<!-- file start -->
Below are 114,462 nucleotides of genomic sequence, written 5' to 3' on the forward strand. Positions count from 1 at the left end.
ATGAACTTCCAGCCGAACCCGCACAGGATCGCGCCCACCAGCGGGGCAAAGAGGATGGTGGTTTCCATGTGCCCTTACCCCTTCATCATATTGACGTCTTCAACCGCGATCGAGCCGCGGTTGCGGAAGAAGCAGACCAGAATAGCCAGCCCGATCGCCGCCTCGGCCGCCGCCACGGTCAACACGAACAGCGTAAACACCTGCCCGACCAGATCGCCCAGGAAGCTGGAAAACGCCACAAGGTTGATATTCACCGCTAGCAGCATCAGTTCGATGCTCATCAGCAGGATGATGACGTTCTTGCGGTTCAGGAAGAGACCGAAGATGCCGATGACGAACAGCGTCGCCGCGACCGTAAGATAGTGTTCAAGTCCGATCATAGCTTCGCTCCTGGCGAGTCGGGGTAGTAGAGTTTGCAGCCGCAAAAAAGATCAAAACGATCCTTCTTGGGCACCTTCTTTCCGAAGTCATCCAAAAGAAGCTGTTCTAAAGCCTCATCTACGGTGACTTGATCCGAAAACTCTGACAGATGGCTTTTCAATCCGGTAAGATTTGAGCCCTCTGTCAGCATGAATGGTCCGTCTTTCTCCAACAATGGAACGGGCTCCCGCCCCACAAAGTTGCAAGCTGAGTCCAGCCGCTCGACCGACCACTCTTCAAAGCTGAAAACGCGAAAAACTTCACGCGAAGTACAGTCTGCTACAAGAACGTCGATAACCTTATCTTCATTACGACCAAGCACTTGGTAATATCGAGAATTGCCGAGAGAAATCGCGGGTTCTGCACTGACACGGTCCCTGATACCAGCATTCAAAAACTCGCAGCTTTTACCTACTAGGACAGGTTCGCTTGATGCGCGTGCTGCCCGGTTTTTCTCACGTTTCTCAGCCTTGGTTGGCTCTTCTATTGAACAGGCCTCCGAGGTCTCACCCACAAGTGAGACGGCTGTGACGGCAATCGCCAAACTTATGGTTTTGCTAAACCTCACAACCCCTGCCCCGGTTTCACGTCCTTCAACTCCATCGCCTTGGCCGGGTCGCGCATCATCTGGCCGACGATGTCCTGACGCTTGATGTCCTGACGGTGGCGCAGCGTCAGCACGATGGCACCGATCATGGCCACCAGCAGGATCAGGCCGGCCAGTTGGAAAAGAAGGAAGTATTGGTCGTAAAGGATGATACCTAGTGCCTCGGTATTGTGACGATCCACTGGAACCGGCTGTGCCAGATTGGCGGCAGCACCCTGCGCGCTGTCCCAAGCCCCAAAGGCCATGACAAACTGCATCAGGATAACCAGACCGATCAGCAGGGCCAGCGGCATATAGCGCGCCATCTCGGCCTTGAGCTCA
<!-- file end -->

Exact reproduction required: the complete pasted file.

Below are 114,462 nucleotides of genomic sequence, written 5' to 3' on the forward strand. Positions count from 1 at the left end.
ATGAACTTCCAGCCGAACCCGCACAGGATCGCGCCCACCAGCGGGGCAAAGAGGATGGTGGTTTCCATGTGCCCTTACCCCTTCATCATATTGACGTCTTCAACCGCGATCGAGCCGCGGTTGCGGAAGAAGCAGACCAGAATAGCCAGCCCGATCGCCGCCTCGGCCGCCGCCACGGTCAACACGAACAGCGTAAACACCTGCCCGACCAGATCGCCCAGGAAGCTGGAAAACGCCACAAGGTTGATATTCACCGCTAGCAGCATCAGTTCGATGCTCATCAGCAGGATGATGACGTTCTTGCGGTTCAGGAAGAGACCGAAGATGCCGATGACGAACAGCGTCGCCGCGACCGTAAGATAGTGTTCAAGTCCGATCATAGCTTCGCTCCTGGCGAGTCGGGGTAGTAGAGTTTGCAGCCGCAAAAAAGATCAAAACGATCCTTCTTGGGCACCTTCTTTCCGAAGTCATCCAAAAGAAGCTGTTCTAAAGCCTCATCTACGGTGACTTGATCCGAAAACTCTGACAGATGGCTTTTCAATCCGGTAAGATTTGAGCCCTCTGTCAGCATGAATGGTCCGTCTTTCTCCAACAATGGAACGGGCTCCCGCCCCACAAAGTTGCAAGCTGAGTCCAGCCGCTCGACCGACCACTCTTCAAAGCTGAAAACGCGAAAAACTTCACGCGAAGTACAGTCTGCTACAAGAACGTCGATAACCTTATCTTCATTACGACCAAGCACTTGGTAATATCGAGAATTGCCGAGAGAAATCGCGGGTTCTGCACTGACACGGTCCCTGATACCAGCATTCAAAAACTCGCAGCTTTTACCTACTAGGACAGGTTCGCTTGATGCGCGTGCTGCCCGGTTTTTCTCACGTTTCTCAGCCTTGGTTGGCTCTTCTATTGAACAGGCCTCCGAGGTCTCACCCACAAGTGAGACGGCTGTGACGGCAATCGCCAAACTTATGGTTTTGCTAAACCTCACAACCCCTGCCCCGGTTTCACGTCCTTCAACTCCATCGCCTTGGCCGGGTCGCGCATCATCTGGCCGACGATGTCCTGACGCTTGATGTCCTGACGGTGGCGCAGCGTCAGCACGATGGCACCGATCATGGCCACCAGCAGGATCAGGCCGGCCAGTTGGAAAAGAAGGAAGTATTGGTCGTAAAGGATGATACCTAGTGCCTCGGTATTGTGACGATCCACTGGAACCGGCTGTGCCAGATTGGCGGCAGCACCCTGCGCGCTGTCCCAAGCCCCAAAGGCCATGACAAACTGCATCAGGATAACCAGACCGATCAGCAGGGCCAGCGGCATATAGCGCGCCATCTCGGCCTTGAGCTCA